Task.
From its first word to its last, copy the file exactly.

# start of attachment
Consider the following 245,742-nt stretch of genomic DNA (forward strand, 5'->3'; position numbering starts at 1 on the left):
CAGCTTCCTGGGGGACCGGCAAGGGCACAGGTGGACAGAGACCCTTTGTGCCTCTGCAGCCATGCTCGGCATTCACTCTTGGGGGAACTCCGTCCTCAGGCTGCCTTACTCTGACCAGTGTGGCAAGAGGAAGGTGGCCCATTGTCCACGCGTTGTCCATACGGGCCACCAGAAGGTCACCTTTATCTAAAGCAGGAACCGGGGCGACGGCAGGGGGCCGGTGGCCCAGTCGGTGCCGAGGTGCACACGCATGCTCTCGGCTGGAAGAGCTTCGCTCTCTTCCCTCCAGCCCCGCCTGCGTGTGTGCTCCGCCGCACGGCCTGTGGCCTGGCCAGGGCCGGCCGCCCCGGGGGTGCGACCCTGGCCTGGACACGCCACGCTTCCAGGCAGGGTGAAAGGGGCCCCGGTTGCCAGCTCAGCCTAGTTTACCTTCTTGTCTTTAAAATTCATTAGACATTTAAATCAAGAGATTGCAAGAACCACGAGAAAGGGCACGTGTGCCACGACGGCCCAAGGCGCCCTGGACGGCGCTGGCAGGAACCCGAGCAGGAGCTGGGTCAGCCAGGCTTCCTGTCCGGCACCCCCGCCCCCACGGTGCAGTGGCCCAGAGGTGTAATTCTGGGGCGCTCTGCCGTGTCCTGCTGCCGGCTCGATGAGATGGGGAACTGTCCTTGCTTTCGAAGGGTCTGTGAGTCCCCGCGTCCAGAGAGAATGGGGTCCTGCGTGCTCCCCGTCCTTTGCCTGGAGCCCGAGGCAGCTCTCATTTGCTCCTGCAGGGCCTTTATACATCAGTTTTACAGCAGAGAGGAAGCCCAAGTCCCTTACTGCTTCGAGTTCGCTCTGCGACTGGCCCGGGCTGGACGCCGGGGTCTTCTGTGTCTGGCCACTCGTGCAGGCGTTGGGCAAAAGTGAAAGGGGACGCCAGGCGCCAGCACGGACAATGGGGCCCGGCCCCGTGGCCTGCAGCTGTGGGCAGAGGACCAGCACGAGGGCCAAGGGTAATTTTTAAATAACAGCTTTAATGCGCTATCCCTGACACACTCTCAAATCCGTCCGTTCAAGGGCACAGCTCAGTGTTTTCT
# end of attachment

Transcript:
Consider the following 245,742-nt stretch of genomic DNA (forward strand, 5'->3'; position numbering starts at 1 on the left):
CAGCTTCCTGGGGGACCGGCAAGGGCACAGGTGGACAGAGACCCTTTGTGCCTCTGCAGCCATGCTCGGCATTCACTCTTGGGGGAACTCCGTCCTCAGGCTGCCTTACTCTGACCAGTGTGGCAAGAGGAAGGTGGCCCATTGTCCACGCGTTGTCCATACGGGCCACCAGAAGGTCACCTTTATCTAAAGCAGGAACCGGGGCGACGGCAGGGGGCCGGTGGCCCAGTCGGTGCCGAGGTGCACACGCATGCTCTCGGCTGGAAGAGCTTCGCTCTCTTCCCTCCAGCCCCGCCTGCGTGTGTGCTCCGCCGCACGGCCTGTGGCCTGGCCAGGGCCGGCCGCCCCGGGGGTGCGACCCTGGCCTGGACACGCCACGCTTCCAGGCAGGGTGAAAGGGGCCCCGGTTGCCAGCTCAGCCTAGTTTACCTTCTTGTCTTTAAAATTCATTAGACATTTAAATCAAGAGATTGCAAGAACCACGAGAAAGGGCACGTGTGCCACGACGGCCCAAGGCGCCCTGGACGGCGCTGGCAGGAACCCGAGCAGGAGCTGGGTCAGCCAGGCTTCCTGTCCGGCACCCCCGCCCCCACGGTGCAGTGGCCCAGAGGTGTAATTCTGGGGCGCTCTGCCGTGTCCTGCTGCCGGCTCGATGAGATGGGGAACTGTCCTTGCTTTCGAAGGGTCTGTGAGTCCCCGCGTCCAGAGAGAATGGGGTCCTGCGTGCTCCCCGTCCTTTGCCTGGAGCCCGAGGCAGCTCTCATTTGCTCCTGCAGGGCCTTTATACATCAGTTTTACAGCAGAGAGGAAGCCCAAGTCCCTTACTGCTTCGAGTTCGCTCTGCGACTGGCCCGGGCTGGACGCCGGGGTCTTCTGTGTCTGGCCACTCGTGCAGGCGTTGGGCAAAAGTGAAAGGGGACGCCAGGCGCCAGCACGGACAATGGGGCCCGGCCCCGTGGCCTGCAGCTGTGGGCAGAGGACCAGCACGAGGGCCAAGGGTAATTTTTAAATAACAGCTTTAATGCGCTATCCCTGACACACTCTCAAATCCGTCCGTTCAAGGGCACAGCTCAGTGTTTTCT